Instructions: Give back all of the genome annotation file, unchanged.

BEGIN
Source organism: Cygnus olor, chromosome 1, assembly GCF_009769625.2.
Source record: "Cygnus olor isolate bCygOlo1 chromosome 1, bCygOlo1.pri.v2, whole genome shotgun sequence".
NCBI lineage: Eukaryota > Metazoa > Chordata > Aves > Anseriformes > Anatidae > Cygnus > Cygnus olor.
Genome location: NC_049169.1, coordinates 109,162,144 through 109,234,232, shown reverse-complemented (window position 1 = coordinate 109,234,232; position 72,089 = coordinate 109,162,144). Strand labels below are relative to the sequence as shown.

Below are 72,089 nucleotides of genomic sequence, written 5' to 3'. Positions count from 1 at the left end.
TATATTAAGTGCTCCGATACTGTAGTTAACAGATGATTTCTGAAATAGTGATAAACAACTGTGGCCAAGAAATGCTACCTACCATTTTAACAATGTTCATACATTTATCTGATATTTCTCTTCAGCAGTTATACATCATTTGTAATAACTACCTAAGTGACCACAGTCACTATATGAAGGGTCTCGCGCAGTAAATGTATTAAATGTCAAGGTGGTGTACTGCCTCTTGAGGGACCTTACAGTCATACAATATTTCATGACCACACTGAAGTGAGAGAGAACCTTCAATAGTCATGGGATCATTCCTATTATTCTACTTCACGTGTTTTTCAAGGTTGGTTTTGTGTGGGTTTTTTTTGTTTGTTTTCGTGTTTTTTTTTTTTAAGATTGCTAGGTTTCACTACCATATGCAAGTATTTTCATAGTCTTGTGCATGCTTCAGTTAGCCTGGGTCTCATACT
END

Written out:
Source organism: Cygnus olor, chromosome 1, assembly GCF_009769625.2.
Source record: "Cygnus olor isolate bCygOlo1 chromosome 1, bCygOlo1.pri.v2, whole genome shotgun sequence".
NCBI lineage: Eukaryota > Metazoa > Chordata > Aves > Anseriformes > Anatidae > Cygnus > Cygnus olor.
Genome location: NC_049169.1, coordinates 109,162,144 through 109,234,232, shown reverse-complemented (window position 1 = coordinate 109,234,232; position 72,089 = coordinate 109,162,144). Strand labels below are relative to the sequence as shown.

Below are 72,089 nucleotides of genomic sequence, written 5' to 3'. Positions count from 1 at the left end.
TATATTAAGTGCTCCGATACTGTAGTTAACAGATGATTTCTGAAATAGTGATAAACAACTGTGGCCAAGAAATGCTACCTACCATTTTAACAATGTTCATACATTTATCTGATATTTCTCTTCAGCAGTTATACATCATTTGTAATAACTACCTAAGTGACCACAGTCACTATATGAAGGGTCTCGCGCAGTAAATGTATTAAATGTCAAGGTGGTGTACTGCCTCTTGAGGGACCTTACAGTCATACAATATTTCATGACCACACTGAAGTGAGAGAGAACCTTCAATAGTCATGGGATCATTCCTATTATTCTACTTCACGTGTTTTTCAAGGTTGGTTTTGTGTGGGTTTTTTTTGTTTGTTTTCGTGTTTTTTTTTTTTAAGATTGCTAGGTTTCACTACCATATGCAAGTATTTTCATAGTCTTGTGCATGCTTCAGTTAGCCTGGGTCTCATACT